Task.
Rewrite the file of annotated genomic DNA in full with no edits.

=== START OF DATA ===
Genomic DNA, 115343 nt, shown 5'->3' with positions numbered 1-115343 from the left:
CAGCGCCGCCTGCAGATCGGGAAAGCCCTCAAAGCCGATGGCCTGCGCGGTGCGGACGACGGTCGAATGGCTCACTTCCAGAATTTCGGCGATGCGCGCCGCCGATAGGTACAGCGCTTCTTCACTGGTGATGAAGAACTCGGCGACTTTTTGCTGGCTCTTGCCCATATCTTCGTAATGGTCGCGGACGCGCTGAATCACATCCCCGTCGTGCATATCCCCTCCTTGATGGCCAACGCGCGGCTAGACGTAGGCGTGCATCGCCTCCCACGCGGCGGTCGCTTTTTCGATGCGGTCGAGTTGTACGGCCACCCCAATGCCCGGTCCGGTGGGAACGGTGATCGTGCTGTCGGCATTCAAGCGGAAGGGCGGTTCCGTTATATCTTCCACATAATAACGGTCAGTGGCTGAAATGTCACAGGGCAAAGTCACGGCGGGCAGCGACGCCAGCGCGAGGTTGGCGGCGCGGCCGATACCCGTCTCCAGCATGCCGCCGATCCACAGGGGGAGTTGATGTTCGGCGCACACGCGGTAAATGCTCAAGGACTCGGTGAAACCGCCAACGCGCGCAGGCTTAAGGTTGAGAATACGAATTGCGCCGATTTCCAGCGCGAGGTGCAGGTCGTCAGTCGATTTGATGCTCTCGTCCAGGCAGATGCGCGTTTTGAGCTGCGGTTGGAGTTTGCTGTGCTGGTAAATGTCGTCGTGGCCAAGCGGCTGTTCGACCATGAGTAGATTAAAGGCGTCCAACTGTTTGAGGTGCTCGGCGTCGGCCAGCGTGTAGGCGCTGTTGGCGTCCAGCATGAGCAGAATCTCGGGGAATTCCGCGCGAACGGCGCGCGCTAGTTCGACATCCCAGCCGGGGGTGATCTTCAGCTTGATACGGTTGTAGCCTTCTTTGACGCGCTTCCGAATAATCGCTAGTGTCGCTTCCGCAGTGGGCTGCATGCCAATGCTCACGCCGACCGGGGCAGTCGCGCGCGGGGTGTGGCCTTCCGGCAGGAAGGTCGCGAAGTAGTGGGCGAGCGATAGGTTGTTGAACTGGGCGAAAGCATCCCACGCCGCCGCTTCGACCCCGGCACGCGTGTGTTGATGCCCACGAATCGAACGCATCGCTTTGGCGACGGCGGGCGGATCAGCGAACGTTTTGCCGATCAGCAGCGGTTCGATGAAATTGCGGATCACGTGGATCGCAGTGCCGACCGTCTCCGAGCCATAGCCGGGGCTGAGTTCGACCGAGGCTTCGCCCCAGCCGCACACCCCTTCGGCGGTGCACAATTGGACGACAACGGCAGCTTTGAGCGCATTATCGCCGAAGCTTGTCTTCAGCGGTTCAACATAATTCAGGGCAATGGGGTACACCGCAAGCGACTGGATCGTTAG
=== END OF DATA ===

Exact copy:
Genomic DNA, 115343 nt, shown 5'->3' with positions numbered 1-115343 from the left:
CAGCGCCGCCTGCAGATCGGGAAAGCCCTCAAAGCCGATGGCCTGCGCGGTGCGGACGACGGTCGAATGGCTCACTTCCAGAATTTCGGCGATGCGCGCCGCCGATAGGTACAGCGCTTCTTCACTGGTGATGAAGAACTCGGCGACTTTTTGCTGGCTCTTGCCCATATCTTCGTAATGGTCGCGGACGCGCTGAATCACATCCCCGTCGTGCATATCCCCTCCTTGATGGCCAACGCGCGGCTAGACGTAGGCGTGCATCGCCTCCCACGCGGCGGTCGCTTTTTCGATGCGGTCGAGTTGTACGGCCACCCCAATGCCCGGTCCGGTGGGAACGGTGATCGTGCTGTCGGCATTCAAGCGGAAGGGCGGTTCCGTTATATCTTCCACATAATAACGGTCAGTGGCTGAAATGTCACAGGGCAAAGTCACGGCGGGCAGCGACGCCAGCGCGAGGTTGGCGGCGCGGCCGATACCCGTCTCCAGCATGCCGCCGATCCACAGGGGGAGTTGATGTTCGGCGCACACGCGGTAAATGCTCAAGGACTCGGTGAAACCGCCAACGCGCGCAGGCTTAAGGTTGAGAATACGAATTGCGCCGATTTCCAGCGCGAGGTGCAGGTCGTCAGTCGATTTGATGCTCTCGTCCAGGCAGATGCGCGTTTTGAGCTGCGGTTGGAGTTTGCTGTGCTGGTAAATGTCGTCGTGGCCAAGCGGCTGTTCGACCATGAGTAGATTAAAGGCGTCCAACTGTTTGAGGTGCTCGGCGTCGGCCAGCGTGTAGGCGCTGTTGGCGTCCAGCATGAGCAGAATCTCGGGGAATTCCGCGCGAACGGCGCGCGCTAGTTCGACATCCCAGCCGGGGGTGATCTTCAGCTTGATACGGTTGTAGCCTTCTTTGACGCGCTTCCGAATAATCGCTAGTGTCGCTTCCGCAGTGGGCTGCATGCCAATGCTCACGCCGACCGGGGCAGTCGCGCGCGGGGTGTGGCCTTCCGGCAGGAAGGTCGCGAAGTAGTGGGCGAGCGATAGGTTGTTGAACTGGGCGAAAGCATCCCACGCCGCCGCTTCGACCCCGGCACGCGTGTGTTGATGCCCACGAATCGAACGCATCGCTTTGGCGACGGCGGGCGGATCAGCGAACGTTTTGCCGATCAGCAGCGGTTCGATGAAATTGCGGATCACGTGGATCGCAGTGCCGACCGTCTCCGAGCCATAGCCGGGGCTGAGTTCGACCGAGGCTTCGCCCCAGCCGCACACCCCTTCGGCGGTGCACAATTGGACGACAACGGCAGCTTTGAGCGCATTATCGCCGAAGCTTGTCTTCAGCGGTTCAACATAATTCAGGGCAATGGGGTACACCGCAAGCGACTGGATCGTTAG